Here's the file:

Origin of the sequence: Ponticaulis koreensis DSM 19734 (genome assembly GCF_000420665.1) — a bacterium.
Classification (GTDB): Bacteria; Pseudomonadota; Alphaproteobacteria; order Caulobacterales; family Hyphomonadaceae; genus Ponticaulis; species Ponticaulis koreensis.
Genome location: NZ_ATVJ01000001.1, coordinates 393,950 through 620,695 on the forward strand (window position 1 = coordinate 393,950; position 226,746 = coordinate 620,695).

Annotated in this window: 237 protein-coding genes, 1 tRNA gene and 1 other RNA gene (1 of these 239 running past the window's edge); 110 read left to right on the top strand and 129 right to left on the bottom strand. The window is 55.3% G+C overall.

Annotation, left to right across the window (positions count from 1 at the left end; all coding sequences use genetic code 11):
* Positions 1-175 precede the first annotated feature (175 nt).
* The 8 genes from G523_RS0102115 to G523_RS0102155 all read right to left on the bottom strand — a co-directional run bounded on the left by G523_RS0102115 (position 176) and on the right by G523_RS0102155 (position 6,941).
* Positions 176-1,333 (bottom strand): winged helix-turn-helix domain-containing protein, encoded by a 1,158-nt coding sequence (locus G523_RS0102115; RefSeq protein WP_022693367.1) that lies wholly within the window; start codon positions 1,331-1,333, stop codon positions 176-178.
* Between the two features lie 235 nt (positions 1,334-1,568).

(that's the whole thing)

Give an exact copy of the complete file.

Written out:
Origin of the sequence: Ponticaulis koreensis DSM 19734 (genome assembly GCF_000420665.1) — a bacterium.
Classification (GTDB): Bacteria; Pseudomonadota; Alphaproteobacteria; order Caulobacterales; family Hyphomonadaceae; genus Ponticaulis; species Ponticaulis koreensis.
Genome location: NZ_ATVJ01000001.1, coordinates 393,950 through 620,695 on the forward strand (window position 1 = coordinate 393,950; position 226,746 = coordinate 620,695).

Annotated in this window: 237 protein-coding genes, 1 tRNA gene and 1 other RNA gene (1 of these 239 running past the window's edge); 110 read left to right on the top strand and 129 right to left on the bottom strand. The window is 55.3% G+C overall.

Annotation, left to right across the window (positions count from 1 at the left end; all coding sequences use genetic code 11):
* Positions 1-175 precede the first annotated feature (175 nt).
* The 8 genes from G523_RS0102115 to G523_RS0102155 all read right to left on the bottom strand — a co-directional run bounded on the left by G523_RS0102115 (position 176) and on the right by G523_RS0102155 (position 6,941).
* Positions 176-1,333 (bottom strand): winged helix-turn-helix domain-containing protein, encoded by a 1,158-nt coding sequence (locus G523_RS0102115; RefSeq protein WP_022693367.1) that lies wholly within the window; start codon positions 1,331-1,333, stop codon positions 176-178.
* Between the two features lie 235 nt (positions 1,334-1,568).